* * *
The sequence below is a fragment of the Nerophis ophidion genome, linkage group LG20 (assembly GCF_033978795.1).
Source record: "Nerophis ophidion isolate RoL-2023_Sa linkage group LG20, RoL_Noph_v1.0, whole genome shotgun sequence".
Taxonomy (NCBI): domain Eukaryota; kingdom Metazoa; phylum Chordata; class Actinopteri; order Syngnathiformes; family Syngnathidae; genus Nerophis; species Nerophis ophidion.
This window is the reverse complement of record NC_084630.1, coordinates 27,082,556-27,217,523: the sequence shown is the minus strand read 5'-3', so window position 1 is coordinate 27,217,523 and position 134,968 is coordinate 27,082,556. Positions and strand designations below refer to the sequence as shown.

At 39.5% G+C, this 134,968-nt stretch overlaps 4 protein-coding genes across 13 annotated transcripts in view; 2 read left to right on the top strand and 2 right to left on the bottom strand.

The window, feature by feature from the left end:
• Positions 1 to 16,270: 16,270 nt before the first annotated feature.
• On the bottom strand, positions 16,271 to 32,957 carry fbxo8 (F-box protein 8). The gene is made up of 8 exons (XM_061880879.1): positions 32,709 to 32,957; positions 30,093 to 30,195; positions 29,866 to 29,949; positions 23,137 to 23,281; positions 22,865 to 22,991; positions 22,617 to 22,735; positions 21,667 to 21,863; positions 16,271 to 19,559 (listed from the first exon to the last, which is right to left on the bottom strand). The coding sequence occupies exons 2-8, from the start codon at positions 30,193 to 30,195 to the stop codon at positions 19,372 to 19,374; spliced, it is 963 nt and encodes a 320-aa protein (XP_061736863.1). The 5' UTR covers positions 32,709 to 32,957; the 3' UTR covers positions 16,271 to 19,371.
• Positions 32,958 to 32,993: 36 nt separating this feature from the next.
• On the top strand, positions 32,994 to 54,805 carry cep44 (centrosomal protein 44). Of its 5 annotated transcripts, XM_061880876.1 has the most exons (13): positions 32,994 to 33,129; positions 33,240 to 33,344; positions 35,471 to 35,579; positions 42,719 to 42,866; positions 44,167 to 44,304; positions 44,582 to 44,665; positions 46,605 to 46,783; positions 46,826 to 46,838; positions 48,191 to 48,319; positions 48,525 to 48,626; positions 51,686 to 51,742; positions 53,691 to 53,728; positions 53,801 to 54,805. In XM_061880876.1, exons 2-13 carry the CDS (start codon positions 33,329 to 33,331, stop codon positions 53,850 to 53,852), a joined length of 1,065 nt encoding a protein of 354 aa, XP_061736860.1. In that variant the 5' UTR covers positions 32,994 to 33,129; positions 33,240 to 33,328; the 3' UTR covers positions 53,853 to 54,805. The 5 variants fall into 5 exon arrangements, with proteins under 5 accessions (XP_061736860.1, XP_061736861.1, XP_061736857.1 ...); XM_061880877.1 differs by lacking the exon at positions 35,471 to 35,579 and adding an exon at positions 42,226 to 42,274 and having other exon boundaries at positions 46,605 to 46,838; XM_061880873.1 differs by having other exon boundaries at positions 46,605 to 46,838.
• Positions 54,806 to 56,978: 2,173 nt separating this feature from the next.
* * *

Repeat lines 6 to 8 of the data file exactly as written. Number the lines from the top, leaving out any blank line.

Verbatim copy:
The window, feature by feature from the left end:
• Positions 1 to 16,270: 16,270 nt before the first annotated feature.
• On the bottom strand, positions 16,271 to 32,957 carry fbxo8 (F-box protein 8). The gene is made up of 8 exons (XM_061880879.1): positions 32,709 to 32,957; positions 30,093 to 30,195; positions 29,866 to 29,949; positions 23,137 to 23,281; positions 22,865 to 22,991; positions 22,617 to 22,735; positions 21,667 to 21,863; positions 16,271 to 19,559 (listed from the first exon to the last, which is right to left on the bottom strand). The coding sequence occupies exons 2-8, from the start codon at positions 30,193 to 30,195 to the stop codon at positions 19,372 to 19,374; spliced, it is 963 nt and encodes a 320-aa protein (XP_061736863.1). The 5' UTR covers positions 32,709 to 32,957; the 3' UTR covers positions 16,271 to 19,371.